Britain's spies recruited an extremely unlikely ally


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The Independent Online

The history of Britain's relations with Libya over the past 30 years is replete with ironies, of which being at war with a regime which less than a decade ago it was taking the lead in courting is only the most recent.

For that very rapprochement in the long, initially clandestine run up to Tony Blair's visit to Muammar Gaddafi's tent in 2004 was itself an extraordinary twist, one so implausible that John Le Carre might have thought twice about including it in one of his novels. For the point man in those negotiations with MI6 officers -- reportedly in Gaddafi's home town of Sirte as well as in venues ranging from Tripoli to the Travellers' Club in Pall Mall -- was Moussa Koussa, the senior figure - much more an intelligence man than a diplomat - whom the Thatcher government had sent packing more than two decades earlier when, as ambassador to London, he threatened the lives of Libyan dissidents in London.

He has denied involvement in the Lockerbie bombing, the $2.7bn Libyan reparations for which were a key part of what made the "deal in the desert" possible. Nor has the murder of PC Yvonne Fletcher been pinned on him. But they had happened, as did the shipment of arms to the IRA, when he was person of real substance in the Gaddafi regime. Not, on the face of it a likely candidate to become Britain's friend at the Libyan court.

Much has been said about the initial approach to the SIS which led first to a meeting of its officers with Muammar Gaddafi's son, Saif al-Islam Gaddafi, the day before the bombing of Baghdad began in March 2003.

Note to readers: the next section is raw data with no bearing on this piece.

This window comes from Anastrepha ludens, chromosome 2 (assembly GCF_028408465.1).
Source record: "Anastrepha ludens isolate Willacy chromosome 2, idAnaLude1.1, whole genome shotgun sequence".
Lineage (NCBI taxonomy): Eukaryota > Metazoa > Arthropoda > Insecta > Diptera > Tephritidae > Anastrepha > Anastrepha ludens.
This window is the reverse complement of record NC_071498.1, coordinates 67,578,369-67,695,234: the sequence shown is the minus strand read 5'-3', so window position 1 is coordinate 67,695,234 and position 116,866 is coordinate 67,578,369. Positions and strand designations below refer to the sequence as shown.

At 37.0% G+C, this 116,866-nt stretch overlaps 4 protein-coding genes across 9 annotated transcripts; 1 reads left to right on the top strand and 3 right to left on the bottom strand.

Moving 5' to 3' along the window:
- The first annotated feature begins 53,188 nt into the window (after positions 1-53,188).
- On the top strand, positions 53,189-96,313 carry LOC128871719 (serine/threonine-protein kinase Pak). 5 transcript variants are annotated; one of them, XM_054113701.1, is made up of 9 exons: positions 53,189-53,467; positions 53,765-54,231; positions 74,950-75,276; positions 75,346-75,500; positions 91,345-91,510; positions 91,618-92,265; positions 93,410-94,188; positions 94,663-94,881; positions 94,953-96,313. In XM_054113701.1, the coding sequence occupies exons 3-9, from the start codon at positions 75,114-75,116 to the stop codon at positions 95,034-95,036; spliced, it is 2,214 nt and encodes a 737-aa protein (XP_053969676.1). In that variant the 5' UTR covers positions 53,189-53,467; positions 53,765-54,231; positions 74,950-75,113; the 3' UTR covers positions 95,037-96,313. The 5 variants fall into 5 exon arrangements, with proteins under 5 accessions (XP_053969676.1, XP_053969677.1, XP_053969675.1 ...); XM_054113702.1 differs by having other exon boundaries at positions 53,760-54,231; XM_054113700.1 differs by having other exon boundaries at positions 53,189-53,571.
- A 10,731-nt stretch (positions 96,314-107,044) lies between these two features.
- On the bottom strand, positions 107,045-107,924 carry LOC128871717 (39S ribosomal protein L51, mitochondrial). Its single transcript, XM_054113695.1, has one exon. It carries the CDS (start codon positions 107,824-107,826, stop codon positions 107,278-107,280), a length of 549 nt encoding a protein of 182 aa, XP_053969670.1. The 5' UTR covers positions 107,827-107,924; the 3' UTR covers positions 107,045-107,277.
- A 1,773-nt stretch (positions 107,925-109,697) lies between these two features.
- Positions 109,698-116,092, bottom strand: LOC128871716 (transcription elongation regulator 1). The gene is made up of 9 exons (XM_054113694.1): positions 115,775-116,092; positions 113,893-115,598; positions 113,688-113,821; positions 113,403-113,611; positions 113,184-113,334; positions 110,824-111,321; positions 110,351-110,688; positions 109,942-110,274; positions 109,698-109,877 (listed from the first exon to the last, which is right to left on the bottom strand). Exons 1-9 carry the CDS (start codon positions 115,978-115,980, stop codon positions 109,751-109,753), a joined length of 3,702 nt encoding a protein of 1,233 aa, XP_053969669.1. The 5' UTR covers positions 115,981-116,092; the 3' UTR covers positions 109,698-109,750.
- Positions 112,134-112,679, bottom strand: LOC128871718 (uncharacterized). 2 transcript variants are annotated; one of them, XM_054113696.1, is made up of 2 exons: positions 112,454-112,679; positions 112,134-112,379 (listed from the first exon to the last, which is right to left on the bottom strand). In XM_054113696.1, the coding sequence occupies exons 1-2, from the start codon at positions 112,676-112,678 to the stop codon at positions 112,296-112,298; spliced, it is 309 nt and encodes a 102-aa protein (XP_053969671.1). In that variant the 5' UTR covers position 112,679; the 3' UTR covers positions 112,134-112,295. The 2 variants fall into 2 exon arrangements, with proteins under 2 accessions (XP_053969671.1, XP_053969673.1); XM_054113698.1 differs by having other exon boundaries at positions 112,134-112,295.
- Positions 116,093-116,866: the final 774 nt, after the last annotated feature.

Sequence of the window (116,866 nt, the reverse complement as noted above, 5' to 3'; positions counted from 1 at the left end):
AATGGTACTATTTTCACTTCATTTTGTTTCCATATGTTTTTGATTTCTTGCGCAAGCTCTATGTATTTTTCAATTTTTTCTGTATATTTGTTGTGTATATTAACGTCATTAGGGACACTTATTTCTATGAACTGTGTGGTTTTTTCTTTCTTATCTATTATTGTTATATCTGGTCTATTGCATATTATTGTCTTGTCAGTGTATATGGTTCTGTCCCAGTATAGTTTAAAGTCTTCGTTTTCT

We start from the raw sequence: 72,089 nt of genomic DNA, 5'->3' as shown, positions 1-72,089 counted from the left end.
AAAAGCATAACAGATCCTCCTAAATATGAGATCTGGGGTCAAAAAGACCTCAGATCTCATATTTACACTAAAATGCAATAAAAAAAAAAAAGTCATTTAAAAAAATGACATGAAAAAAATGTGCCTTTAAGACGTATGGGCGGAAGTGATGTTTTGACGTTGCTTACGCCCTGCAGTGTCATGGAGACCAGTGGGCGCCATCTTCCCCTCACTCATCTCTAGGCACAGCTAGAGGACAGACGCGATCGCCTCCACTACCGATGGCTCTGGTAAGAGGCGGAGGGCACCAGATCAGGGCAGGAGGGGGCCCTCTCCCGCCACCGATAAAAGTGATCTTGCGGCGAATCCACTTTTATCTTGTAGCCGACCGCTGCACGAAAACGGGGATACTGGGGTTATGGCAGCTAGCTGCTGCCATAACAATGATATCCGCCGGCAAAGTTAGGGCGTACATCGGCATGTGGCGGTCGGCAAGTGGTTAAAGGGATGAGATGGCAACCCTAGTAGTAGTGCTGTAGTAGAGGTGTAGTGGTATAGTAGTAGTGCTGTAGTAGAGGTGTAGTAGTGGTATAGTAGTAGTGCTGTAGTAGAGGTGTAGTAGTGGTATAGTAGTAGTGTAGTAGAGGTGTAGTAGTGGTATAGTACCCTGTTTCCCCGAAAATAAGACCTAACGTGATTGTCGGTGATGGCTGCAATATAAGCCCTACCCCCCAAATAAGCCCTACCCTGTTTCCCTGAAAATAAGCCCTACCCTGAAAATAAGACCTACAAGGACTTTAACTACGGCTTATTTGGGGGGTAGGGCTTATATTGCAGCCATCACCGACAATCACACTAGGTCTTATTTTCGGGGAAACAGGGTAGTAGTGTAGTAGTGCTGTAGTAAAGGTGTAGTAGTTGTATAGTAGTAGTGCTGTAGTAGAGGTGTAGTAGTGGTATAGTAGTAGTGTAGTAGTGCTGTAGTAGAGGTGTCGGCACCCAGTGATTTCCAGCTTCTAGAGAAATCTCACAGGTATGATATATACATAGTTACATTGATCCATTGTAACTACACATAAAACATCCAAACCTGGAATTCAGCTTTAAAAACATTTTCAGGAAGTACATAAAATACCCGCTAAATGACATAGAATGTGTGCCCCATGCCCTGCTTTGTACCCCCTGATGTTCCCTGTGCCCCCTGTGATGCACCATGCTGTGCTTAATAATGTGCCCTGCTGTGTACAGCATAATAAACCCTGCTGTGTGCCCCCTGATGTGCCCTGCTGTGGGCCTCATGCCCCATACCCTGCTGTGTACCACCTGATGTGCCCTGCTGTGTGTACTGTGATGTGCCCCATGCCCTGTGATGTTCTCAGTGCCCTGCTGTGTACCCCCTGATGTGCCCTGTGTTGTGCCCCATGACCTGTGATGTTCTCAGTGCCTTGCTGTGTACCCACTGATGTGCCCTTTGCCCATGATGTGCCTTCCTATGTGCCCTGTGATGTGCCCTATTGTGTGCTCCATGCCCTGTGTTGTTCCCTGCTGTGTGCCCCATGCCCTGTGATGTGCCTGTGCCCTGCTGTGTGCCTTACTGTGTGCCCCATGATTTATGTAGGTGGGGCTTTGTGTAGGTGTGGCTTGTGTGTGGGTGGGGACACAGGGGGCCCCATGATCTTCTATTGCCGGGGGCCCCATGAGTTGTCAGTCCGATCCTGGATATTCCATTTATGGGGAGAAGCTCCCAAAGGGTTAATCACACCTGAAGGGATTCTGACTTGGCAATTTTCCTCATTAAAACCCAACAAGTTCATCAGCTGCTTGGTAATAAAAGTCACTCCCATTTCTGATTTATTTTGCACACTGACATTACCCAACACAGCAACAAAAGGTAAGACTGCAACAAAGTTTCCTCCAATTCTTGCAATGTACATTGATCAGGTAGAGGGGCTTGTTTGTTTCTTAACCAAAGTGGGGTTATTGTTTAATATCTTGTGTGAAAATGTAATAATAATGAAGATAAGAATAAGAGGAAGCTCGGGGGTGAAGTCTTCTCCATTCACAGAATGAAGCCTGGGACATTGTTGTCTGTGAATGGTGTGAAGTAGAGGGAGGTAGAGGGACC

And then to a series of confrontations in which Moussa Koussa, increasingly confronted with facts which appeared to belie Libya's stated commitment to renouncing weapons of mass destruction, finally authorised the site inspections which showed Libya was finally ready to fulfil its promise-and to bring in reportedly valuable intelligence on the activities of the Pakistani nuclear scientist AQ Khan.

Very few British politicians were ready to criticise the prime minister for helping to see off a Libyan WMD threat. Not all the other benefits that accrued are yet clear. British ones among with them, with, for example, the oil and aerospace industries.

Peter Mandelson admitted in a recent Independent interview that Britain did not do enough to press the Libyan leader on his appalling human rights record. Did Britain take a tougher line with Libyan dissidents than it would have done before the rapprochement? We might have had to wait 50 years for all the answers. Now there is a chance that some of them will emerge sooner than that. And that perhaps is the final irony of them all.